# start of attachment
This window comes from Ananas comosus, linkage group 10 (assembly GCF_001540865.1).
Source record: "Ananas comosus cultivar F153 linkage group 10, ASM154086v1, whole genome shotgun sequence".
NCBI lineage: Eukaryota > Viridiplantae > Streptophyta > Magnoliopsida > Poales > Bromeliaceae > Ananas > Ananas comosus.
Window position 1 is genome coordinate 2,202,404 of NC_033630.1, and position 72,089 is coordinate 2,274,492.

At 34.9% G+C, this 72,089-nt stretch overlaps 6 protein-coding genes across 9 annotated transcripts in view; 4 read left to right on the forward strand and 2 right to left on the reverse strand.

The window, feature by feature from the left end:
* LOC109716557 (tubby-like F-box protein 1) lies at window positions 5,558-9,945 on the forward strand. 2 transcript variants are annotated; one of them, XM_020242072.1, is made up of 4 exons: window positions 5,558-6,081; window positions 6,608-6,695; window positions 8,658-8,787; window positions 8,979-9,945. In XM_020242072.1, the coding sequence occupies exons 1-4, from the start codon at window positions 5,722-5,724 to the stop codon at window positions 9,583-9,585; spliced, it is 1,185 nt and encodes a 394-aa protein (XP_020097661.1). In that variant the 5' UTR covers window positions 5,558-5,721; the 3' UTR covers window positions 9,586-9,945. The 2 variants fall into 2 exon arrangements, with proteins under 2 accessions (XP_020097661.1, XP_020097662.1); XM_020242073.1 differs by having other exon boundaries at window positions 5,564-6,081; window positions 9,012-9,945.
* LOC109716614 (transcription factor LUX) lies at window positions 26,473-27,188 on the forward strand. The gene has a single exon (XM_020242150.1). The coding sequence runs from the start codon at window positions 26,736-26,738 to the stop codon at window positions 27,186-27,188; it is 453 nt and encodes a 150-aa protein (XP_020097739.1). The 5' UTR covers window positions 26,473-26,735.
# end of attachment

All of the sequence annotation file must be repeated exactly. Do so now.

This window comes from Ananas comosus, linkage group 10 (assembly GCF_001540865.1).
Source record: "Ananas comosus cultivar F153 linkage group 10, ASM154086v1, whole genome shotgun sequence".
NCBI lineage: Eukaryota > Viridiplantae > Streptophyta > Magnoliopsida > Poales > Bromeliaceae > Ananas > Ananas comosus.
Window position 1 is genome coordinate 2,202,404 of NC_033630.1, and position 72,089 is coordinate 2,274,492.

At 34.9% G+C, this 72,089-nt stretch overlaps 6 protein-coding genes across 9 annotated transcripts in view; 4 read left to right on the forward strand and 2 right to left on the reverse strand.

The window, feature by feature from the left end:
* LOC109716557 (tubby-like F-box protein 1) lies at window positions 5,558-9,945 on the forward strand. 2 transcript variants are annotated; one of them, XM_020242072.1, is made up of 4 exons: window positions 5,558-6,081; window positions 6,608-6,695; window positions 8,658-8,787; window positions 8,979-9,945. In XM_020242072.1, the coding sequence occupies exons 1-4, from the start codon at window positions 5,722-5,724 to the stop codon at window positions 9,583-9,585; spliced, it is 1,185 nt and encodes a 394-aa protein (XP_020097661.1). In that variant the 5' UTR covers window positions 5,558-5,721; the 3' UTR covers window positions 9,586-9,945. The 2 variants fall into 2 exon arrangements, with proteins under 2 accessions (XP_020097661.1, XP_020097662.1); XM_020242073.1 differs by having other exon boundaries at window positions 5,564-6,081; window positions 9,012-9,945.
* LOC109716614 (transcription factor LUX) lies at window positions 26,473-27,188 on the forward strand. The gene has a single exon (XM_020242150.1). The coding sequence runs from the start codon at window positions 26,736-26,738 to the stop codon at window positions 27,186-27,188; it is 453 nt and encodes a 150-aa protein (XP_020097739.1). The 5' UTR covers window positions 26,473-26,735.